A crisis meeting between Chancellor Gerhard Schröder and his economics and finance ministers has resulted in some minor amendments to the government's controversial job market reforms.
Calm down, the economics minister is telling people
The chancellor summoned Economics and Labor Minister Wolfgang Clement and Finance Minister Hans Eichel back from their vacations for a meeting with other top leaders from the Social Democrats and coalition partner the Greens.
The crisis session, which was not officially dubbed as such, followed growing opposition to the reforms among the German public.
Earlier this week tens of thousands of people across the former East Germany took to the streets to protest the government's plans.
Economics Minister Wolfgang Clement emerged from Wednesday's meeting apparently satisfied with the outcome of the talks, and reiterating the necessity of the overhaul.
"The process of reform must continue," he told reporters. "It's important for Germany's economic development."
Aiming to please
However, in an effort to placate the protesting public, Schröder and his ministers have come up with some minor concessions.
Clement now proposes that the controversial unemployment aid 'Arbeitslosengeld II' be paid out at the beginning of January next year, which means that all recipients will receive 12 payments in 2005 - an amendment which will reportedly cost the state €800 million ($981 million).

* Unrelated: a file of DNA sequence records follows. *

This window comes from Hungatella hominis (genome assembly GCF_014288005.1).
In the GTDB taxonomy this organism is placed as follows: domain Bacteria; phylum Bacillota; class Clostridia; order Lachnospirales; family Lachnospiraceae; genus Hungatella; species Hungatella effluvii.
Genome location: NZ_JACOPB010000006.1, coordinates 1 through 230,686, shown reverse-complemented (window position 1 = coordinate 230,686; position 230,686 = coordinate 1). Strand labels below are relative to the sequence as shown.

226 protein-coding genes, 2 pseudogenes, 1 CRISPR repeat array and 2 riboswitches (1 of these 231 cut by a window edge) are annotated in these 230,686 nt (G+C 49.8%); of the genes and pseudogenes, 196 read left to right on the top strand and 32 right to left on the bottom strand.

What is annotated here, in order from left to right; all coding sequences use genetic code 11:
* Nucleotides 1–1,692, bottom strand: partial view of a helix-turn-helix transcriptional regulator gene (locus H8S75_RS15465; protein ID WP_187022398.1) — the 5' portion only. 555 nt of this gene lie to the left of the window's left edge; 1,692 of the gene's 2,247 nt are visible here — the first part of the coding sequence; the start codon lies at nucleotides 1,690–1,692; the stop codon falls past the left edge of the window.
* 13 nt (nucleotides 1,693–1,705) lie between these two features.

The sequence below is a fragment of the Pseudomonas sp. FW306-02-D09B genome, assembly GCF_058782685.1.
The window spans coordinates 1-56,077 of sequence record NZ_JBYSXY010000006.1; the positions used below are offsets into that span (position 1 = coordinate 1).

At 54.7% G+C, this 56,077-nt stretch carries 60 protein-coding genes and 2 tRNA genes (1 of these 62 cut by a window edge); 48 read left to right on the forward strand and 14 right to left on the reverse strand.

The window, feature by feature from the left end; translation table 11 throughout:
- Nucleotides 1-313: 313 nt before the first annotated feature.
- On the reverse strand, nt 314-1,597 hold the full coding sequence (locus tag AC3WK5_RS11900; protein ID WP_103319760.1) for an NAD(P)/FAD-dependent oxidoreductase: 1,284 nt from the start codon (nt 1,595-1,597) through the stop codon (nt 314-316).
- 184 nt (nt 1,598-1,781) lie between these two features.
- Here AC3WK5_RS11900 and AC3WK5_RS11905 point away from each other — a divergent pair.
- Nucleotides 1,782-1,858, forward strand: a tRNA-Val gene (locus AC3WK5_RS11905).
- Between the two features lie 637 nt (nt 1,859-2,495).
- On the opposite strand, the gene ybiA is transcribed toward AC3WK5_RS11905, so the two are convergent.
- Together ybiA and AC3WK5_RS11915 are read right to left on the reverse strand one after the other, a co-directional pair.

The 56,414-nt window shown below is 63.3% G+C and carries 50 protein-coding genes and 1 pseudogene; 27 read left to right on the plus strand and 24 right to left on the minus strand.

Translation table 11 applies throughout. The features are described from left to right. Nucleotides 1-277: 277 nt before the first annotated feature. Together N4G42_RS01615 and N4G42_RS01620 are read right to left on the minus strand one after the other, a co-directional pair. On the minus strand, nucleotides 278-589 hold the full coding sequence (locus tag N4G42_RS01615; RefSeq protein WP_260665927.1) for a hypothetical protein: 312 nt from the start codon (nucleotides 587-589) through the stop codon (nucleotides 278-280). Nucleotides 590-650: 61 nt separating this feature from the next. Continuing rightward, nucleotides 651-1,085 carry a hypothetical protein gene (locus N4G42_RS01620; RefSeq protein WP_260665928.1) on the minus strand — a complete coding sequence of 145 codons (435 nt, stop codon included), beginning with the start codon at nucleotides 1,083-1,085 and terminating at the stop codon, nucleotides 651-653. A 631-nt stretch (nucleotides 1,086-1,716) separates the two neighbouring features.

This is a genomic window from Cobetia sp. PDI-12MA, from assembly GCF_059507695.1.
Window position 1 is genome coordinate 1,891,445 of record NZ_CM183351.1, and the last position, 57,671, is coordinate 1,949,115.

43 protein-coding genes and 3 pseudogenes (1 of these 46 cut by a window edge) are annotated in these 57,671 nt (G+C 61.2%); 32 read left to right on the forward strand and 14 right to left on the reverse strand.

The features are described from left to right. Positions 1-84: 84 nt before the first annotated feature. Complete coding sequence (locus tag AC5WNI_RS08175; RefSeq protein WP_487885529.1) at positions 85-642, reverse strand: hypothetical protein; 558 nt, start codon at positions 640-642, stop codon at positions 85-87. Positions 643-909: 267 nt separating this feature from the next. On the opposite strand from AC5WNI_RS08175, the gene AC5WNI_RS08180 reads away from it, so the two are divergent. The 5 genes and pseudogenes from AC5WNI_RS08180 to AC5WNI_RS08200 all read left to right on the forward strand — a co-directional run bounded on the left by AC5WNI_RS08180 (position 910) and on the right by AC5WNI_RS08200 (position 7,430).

He also made concessions on how much money can be paid into savings accounts belonging to children of the unemployed before jobless benefits are reduced. He told reporters that he had proposed the introduction of a €4,100 ($5,024) allowance for children from birth onwards rather than from the age of 15.
Clement was at pains to stress that the employment market reforms were not going to plunge anyone into poverty or create unacceptable living conditions. He added that this week's protests had neither weakened his, nor the government's position, underlining again that reforms were no more or less than that which is necessary.
Enough for the former East?
Protests swept across the former eastern Germany on Monday
But it remains to be seen whether his comments and concessions will stem the flow of agitation amongst protesters in the eastern states, who have vowed to rally every Monday until the reforms are abandoned,. Unemployment in the former East averages 18.5 percent, which is more than double that in western Germany, and residents there would be hardest hit by the planned cutback in social welfare payments.
Eastern Germany has been plagued by high unemployment since reunification with the former West Germany in 1990 as unprofitable former state-run enterprises were closed down in the former communist state.